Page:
In today’s gospel we have the story in which Jesus famously confers the keys of the kingdom on Peter. If you know the Pope’s flag, the flag both of Vatican City and of the Catholic Church, the Papal coat of arms on the flag features these keys crossed beneath the triple tiara, or crown, of the popes (they don’t wear the crown anymore). So, many will take this story to be the moment when papal authority is given to Peter and his successors.
Interestingly enough, the ancient church didn’t see it that way, and that includes our own patron, St. Augustine; and in the terms of the totality of Catholic thinking, it’s not this moment that is the clincher for the establishment of the papacy, but that famous moment just prior when Jesus turns to Peter, who at that point still goes by the name Simon, and says, “you are Peter, and on this rock I will build my church.”
So, the sequence is Peter’s put in charge, and then the Church, in utero so to speak as it is seen in the twelve apostles before Pentecost, then the Church got the keys. Peter’s job, and that of his successors, and that of bishops and priests, and ultimately of us all, is to keep those keys safe and available.
What are those keys? What is it that opens the kingdom of Heaven up for believers? These keys have been given to all of us.
You know we hide a set of keys in the sacristy. The kids who serve at the altar know where they are, so do those adults who help in the sacristy, and a few others. We don’t advertise where they are to the world. I don’t mention where we keep them on the website. One of the keys unlocks the tabernacle in which the blessed sacrament is kept between masses for the benefit of the sick and the dying should I get a call from a hospital, get called to the bedside of a faithful catholic… that’s an important key that gives access to the most precious thing in this whole building, more precious than this building. The keys are important. So, it’s analogous to the keys to the kingdom—we as a parish hold the keys of the sacristy and tabernacle, they aren’t on my key ring; but make no mistake, I need those keys.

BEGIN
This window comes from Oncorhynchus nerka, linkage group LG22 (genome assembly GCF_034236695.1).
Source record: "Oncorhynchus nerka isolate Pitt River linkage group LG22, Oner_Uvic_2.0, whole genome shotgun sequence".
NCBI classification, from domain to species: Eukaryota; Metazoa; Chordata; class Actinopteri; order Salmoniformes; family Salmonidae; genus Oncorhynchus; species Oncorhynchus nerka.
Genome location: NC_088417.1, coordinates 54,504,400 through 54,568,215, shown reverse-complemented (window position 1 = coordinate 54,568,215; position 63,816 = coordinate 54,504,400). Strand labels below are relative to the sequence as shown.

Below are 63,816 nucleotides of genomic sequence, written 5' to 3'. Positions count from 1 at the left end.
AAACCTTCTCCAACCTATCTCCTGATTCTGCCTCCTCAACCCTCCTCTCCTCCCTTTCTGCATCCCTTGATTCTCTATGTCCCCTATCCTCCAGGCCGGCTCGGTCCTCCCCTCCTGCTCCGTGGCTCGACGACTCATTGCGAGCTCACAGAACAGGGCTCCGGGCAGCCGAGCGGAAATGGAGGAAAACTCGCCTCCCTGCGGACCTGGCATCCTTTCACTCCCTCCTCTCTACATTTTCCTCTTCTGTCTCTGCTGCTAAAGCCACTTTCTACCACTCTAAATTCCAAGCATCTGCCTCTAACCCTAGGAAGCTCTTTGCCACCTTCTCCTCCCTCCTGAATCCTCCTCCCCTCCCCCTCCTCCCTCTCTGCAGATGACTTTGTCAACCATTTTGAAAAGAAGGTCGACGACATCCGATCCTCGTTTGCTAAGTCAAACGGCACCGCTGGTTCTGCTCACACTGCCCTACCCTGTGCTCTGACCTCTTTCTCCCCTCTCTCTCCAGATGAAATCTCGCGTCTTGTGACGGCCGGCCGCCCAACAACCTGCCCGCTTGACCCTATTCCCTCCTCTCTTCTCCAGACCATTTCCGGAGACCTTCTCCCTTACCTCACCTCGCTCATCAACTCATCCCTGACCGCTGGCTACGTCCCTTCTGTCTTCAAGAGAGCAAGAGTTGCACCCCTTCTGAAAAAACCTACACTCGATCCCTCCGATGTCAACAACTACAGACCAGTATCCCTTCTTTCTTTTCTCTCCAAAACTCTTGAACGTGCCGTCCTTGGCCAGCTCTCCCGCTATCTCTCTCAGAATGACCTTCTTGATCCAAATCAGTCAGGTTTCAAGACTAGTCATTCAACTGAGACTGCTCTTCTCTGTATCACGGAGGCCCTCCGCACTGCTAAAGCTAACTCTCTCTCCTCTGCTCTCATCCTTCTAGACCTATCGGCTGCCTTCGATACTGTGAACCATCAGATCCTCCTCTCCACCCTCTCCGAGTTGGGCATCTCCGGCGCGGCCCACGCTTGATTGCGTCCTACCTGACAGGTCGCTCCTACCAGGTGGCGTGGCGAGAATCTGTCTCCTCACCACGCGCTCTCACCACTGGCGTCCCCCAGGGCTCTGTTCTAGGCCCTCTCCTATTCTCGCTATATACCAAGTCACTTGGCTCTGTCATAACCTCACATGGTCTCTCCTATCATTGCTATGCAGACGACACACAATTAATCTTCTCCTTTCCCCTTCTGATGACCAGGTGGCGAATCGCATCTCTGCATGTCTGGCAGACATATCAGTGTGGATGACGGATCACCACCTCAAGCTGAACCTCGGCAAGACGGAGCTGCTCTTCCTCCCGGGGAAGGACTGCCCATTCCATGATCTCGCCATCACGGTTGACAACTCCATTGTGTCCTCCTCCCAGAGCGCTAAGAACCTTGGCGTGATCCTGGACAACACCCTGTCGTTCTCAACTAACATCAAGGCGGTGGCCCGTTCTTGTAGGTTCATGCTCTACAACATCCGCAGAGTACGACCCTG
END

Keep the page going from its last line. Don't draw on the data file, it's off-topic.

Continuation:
What is it the opens the gates of the heavenly kingdom? Jesus tells us: it’s forgiveness. You possess that key, as do I, as does the Church as a whole.
The key of forgiveness releases us from resentment, hate, bitterness, just as it releases those who are forgiven. Forgiveness is the key to reconciliation, peacemaking, and the renewal of community.
Now you might be thinking, “hold on, Father… isn’t the power to bind and to loose that Jesus speaks of about the sacrament of reconciliation, that is confession, and the power to forgive sins? Doesn’t that have more to do with our offending God and so obtaining God’s forgiveness through a sacrament administered by a priest?”
Well, if you thought that, you’d be correct. But remember, Jesus didn’t give a key, he gave us keys, in the plural.
Now how many did he give? Again, he’s speaking metaphorically, but you know there is no end of speculation as to whether or not he had a specific number in mind.
For a lot of Protestants, the keys represent the Bible, Gospel and the Hebrew Scriptures, the Good News and the prophets; and for us Catholics, we can readily say yes to the idea that scripture is at least one of the keys.
However, within our tradition, our tradition of 2000 years we’ve had some ideas about those keys.